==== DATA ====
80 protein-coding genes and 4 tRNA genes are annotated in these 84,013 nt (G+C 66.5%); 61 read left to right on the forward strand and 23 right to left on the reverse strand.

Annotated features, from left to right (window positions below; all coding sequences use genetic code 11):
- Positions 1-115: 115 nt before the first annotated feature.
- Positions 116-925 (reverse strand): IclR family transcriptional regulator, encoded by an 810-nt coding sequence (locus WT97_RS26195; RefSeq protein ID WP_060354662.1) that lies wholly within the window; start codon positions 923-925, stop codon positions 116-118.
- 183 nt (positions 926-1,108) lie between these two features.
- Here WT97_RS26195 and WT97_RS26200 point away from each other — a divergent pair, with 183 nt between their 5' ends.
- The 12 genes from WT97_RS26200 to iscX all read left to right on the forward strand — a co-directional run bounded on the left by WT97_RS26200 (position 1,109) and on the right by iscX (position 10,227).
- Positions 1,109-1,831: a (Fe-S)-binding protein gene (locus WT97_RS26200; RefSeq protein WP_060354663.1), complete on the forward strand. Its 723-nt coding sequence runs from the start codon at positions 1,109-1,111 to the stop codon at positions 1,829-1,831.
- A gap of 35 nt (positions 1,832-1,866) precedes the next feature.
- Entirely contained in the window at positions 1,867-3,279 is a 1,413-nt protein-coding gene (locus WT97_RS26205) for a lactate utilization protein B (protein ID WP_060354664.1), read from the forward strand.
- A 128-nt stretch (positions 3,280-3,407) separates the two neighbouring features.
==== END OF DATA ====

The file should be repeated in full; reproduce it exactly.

80 protein-coding genes and 4 tRNA genes are annotated in these 84,013 nt (G+C 66.5%); 61 read left to right on the forward strand and 23 right to left on the reverse strand.

Annotated features, from left to right (window positions below; all coding sequences use genetic code 11):
- Positions 1-115: 115 nt before the first annotated feature.
- Positions 116-925 (reverse strand): IclR family transcriptional regulator, encoded by an 810-nt coding sequence (locus WT97_RS26195; RefSeq protein ID WP_060354662.1) that lies wholly within the window; start codon positions 923-925, stop codon positions 116-118.
- 183 nt (positions 926-1,108) lie between these two features.
- Here WT97_RS26195 and WT97_RS26200 point away from each other — a divergent pair, with 183 nt between their 5' ends.
- The 12 genes from WT97_RS26200 to iscX all read left to right on the forward strand — a co-directional run bounded on the left by WT97_RS26200 (position 1,109) and on the right by iscX (position 10,227).
- Positions 1,109-1,831: a (Fe-S)-binding protein gene (locus WT97_RS26200; RefSeq protein WP_060354663.1), complete on the forward strand. Its 723-nt coding sequence runs from the start codon at positions 1,109-1,111 to the stop codon at positions 1,829-1,831.
- A gap of 35 nt (positions 1,832-1,866) precedes the next feature.
- Entirely contained in the window at positions 1,867-3,279 is a 1,413-nt protein-coding gene (locus WT97_RS26205) for a lactate utilization protein B (protein ID WP_060354664.1), read from the forward strand.
- A 128-nt stretch (positions 3,280-3,407) separates the two neighbouring features.